Well there are about a million commands you can use to do this, but the notes on GitHub.com unfortunately create merges which are bad, bad when you are trying to maintain things, here is what they suggest:
- Fork from the GitHub.com repo, for example if you have a repo `https://github.com/altercation/solarized` to pick on the really cool solarized repo and you want to make a fork to say `https://github.com/richtong/solarized` just choose fork from the so called upstream.
- Now on at the command line, you can clone your own repo with
git clone email@example.com:richtong/solarized
cd solarizedto get into that new repo
- From here you can now create your now branches, say
git checkout -b rich-skinnedif you want to say add your own custom skin.
Now here comes the tricky part, how do you first make sure your
origin/master that is your fork is up to date:
- First you want to declare the upstream with
git remote add upstream https://github.com/altercation/solarizedwhich gives your local repo two places to push things origin which is your fork and upstream which is the source of your fork.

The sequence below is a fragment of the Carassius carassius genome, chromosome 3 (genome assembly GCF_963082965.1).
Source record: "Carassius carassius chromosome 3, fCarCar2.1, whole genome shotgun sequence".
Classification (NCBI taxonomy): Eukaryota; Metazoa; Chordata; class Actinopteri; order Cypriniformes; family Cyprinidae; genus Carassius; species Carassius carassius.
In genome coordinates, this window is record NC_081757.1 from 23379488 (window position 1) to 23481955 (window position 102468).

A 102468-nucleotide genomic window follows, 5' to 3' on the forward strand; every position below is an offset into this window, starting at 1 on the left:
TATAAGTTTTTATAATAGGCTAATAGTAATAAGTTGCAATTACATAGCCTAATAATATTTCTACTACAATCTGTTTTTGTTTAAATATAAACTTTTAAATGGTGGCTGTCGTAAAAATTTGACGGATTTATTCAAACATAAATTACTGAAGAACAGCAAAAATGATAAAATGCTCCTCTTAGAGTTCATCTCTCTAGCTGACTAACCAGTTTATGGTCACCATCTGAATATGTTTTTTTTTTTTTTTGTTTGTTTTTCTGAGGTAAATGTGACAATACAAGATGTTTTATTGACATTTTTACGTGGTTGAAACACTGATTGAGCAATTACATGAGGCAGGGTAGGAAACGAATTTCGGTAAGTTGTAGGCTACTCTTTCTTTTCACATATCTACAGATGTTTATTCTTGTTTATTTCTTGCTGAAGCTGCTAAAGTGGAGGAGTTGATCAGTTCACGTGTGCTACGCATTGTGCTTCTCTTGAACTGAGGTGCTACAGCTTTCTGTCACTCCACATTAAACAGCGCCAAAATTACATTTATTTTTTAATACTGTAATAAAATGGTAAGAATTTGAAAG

- Now when you want to sync your fork, the best command is to first
git fetch upstream --prunewhich your local machine with all the data in https://altercation/solarized and also
git fetch -prunewhich does the same for your fork’s in the cloud master.
- Then you can sync it with
git rebase upstream/masterwhich says take all your changes and put them at the top of the upstream/master, you should then need to do a
git push -fto fork the change as it is rewriting the history but you will not have merges and you will not have rebase problems by doing this.
- After you do this, you may want to simplify your many commits with
git rebase upstream/master -ibecause this will put in an interactive dialog and you can squash various commits together and fix the edit names. If these look good then
git push -fwill commit the rewrite to your branch and you are up to date with upstream/master
- If you also want you can
- As an aside this makes it easy to do a pull request when you need to update the upstream because all your changes “bubble” to the top and then it is easy to do pull requests.